Sometimes we can get stuck.
We may be on a seemingly great diet, be taking the right supplements and doing everything in our power to feel better, but feel like we are making no progress. But many times, we may be one small change away from seeing a huge difference.
Fatigue is a common symptom of an underactive thyroid, but it’s also a symptom of many other associated conditions, including adrenal fatigue, food sensitivities, and various nutrient deficiencies. Often people with Hashimoto’s will be started on thyroid hormones, but continue to feel tired. As people peel back the layers of autoimmunity, some of them will be able to reverse their condition just by getting on a clean diet like the Paleo Diet or the Autoimmune Paleo Diet (read my post about Diets for Hashimoto's here). Others who are inspired by this approach will attempt the same healing diets, but will continue to struggle. This is of course where bio-individuality, functional medicine and nutrition comes into play.
Thiamine and Thyroid Fatigue
I often scour PubMed, the largest database of scientific publications for the latest research on Hashimoto's, and was really excited to find an article about Thiamine and thyroid fatigue. I had already had positive results with thiamine myself, but it's always exciting for me to see nutrient deficiencies in Hashimoto's getting more attention in the medical literature.
Italian clinicians Dr. Antonio Costantini and nurse Maria Immacolata Pala, have hypothesized that the chronic fatigue that accompanies inflammatory and autoimmune diseases may be a result of a mild thiamine deficiency. They had already found that thiamine helped relieve the fatigue in people with Ulcerative Colitis (an autoimmune condition that affects the gut) and decided to try using thiamine in three women with Hashimoto’s, who were on thyroid medications but continued to experience fatigue.
Two of the women were given an oral dose of thiamine (600mg) per day, while the third was given an injection of 100mg every four days.
All of the women were given a survey to rate their fatigue before starting the thiamine, and again the same questionnaire 20 days into the treatment. All three reported that they experienced a relief in their fatigue during the second survey, and two had a complete remission of their fatigue!
The woman who had the injection felt that her fatigue was lifted within 6 hours of receiving it, while the women who took the oral dose of thiamine felt relief within 3-5 days.
Interestingly, none of the women had thiamine deficiency on standard lab tests that are used to measure thiamine status.
What is Thiamine
Thiamine is one of the B vitamins, known as B1. Its main responsibility is to change carbohydrates into energy and it also helps with the digestion of proteins and fats. Thiamine is necessary for proper release of hydrochloric acid in our stomachs, which is required for proper protein digestion. Most people with Hashimoto's have low stomach acid or do not release any stomach acid. You can read more about stomach acid in this post.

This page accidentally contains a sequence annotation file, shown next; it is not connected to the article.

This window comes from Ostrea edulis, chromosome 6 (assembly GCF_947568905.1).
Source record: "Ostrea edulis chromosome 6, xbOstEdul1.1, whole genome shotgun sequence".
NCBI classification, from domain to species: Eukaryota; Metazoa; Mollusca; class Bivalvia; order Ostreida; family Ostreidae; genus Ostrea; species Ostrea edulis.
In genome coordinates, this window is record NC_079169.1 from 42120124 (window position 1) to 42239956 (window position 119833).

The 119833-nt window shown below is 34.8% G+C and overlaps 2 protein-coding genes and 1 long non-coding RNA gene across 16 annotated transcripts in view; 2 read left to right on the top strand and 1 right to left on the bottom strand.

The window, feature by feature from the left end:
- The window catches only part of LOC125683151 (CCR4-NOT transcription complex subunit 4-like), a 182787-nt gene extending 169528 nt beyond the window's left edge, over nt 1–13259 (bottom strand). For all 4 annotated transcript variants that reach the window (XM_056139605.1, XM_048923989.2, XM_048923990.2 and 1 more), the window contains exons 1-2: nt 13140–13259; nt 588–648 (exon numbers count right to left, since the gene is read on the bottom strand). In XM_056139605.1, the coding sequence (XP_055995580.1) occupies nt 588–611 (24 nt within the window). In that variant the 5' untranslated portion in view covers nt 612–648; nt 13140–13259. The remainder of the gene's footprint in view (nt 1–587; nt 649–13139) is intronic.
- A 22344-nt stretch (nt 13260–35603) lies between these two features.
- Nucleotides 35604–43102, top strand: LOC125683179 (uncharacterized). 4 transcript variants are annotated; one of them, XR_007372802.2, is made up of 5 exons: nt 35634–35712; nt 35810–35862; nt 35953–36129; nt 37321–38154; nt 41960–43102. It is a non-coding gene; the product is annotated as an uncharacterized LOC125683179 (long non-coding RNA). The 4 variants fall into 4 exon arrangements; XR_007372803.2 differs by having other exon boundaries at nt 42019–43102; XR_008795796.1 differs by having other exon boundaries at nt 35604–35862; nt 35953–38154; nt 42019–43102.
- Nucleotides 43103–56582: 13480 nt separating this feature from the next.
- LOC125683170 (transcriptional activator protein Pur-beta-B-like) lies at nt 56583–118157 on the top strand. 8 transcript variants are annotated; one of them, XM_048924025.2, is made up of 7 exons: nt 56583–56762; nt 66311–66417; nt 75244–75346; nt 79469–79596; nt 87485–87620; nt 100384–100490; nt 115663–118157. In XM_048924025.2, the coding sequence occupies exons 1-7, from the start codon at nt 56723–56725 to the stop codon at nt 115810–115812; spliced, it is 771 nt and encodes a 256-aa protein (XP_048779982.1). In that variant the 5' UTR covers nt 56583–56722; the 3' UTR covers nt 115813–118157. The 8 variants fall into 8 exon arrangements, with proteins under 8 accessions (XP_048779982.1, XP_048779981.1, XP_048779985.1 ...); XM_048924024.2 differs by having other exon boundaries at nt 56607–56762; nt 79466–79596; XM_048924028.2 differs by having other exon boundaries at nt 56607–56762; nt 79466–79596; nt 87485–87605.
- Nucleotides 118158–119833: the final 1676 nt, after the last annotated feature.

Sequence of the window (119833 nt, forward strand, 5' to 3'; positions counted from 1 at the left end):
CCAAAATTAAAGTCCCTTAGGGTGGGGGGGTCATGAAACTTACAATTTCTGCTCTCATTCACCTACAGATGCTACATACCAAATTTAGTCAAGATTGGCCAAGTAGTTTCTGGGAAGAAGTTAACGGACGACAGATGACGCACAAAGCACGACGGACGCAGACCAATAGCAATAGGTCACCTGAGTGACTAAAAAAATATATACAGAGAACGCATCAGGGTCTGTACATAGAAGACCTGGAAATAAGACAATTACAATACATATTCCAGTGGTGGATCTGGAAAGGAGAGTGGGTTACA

The recommended daily allowance for thiamine is only 1.1mg for women >19 years of age, and may not meet the needs of those who are on a grain free diet and have malabsorption issues.
Food sources of Thiamine include fortified grains, beef liver and pork, dried milk, eggs, legumes and peas, nuts and seeds. Basically, with the exception of liver and pork, most of the foods that contain thiamin are restricted on the Paleo diet, and all of them are restricted on the autoimmune Paleo diet!
Furthermore, B vitamins become depleted in stressful situations that often precede the development of autoimmunity and in times when we are pushing ourselves and our adrenals to work harder.
Even when we are eating a nutrient dense diet, due to the growing conditions of our foods, we may still be left with nutrient deficiencies.
While I love the theory that we should get all of our nutrients from foods, that’s not always possible, especially for people with Hashimoto's who have multiple food sensitivities and digestive difficulties.
How Common is Thiamine deficiency
In pharmacy school, we learned that Thiamine is a rare nutrient deficiency, usually found in alcoholics. Other well-known causes of Thiamine deficiency may include Crohn’s disease, malabsorption (likely to be an issue for most people with Hashimoto’s and autoimmunity), anorexia and kidney dialysis.
Certain medications, including Digoxin (used for heart conditions), diuretics, especially Furosemide (also known as Lasix), as well as taking the seizure medication phenytoin (Dilantin) can also deplete the body of thiamine.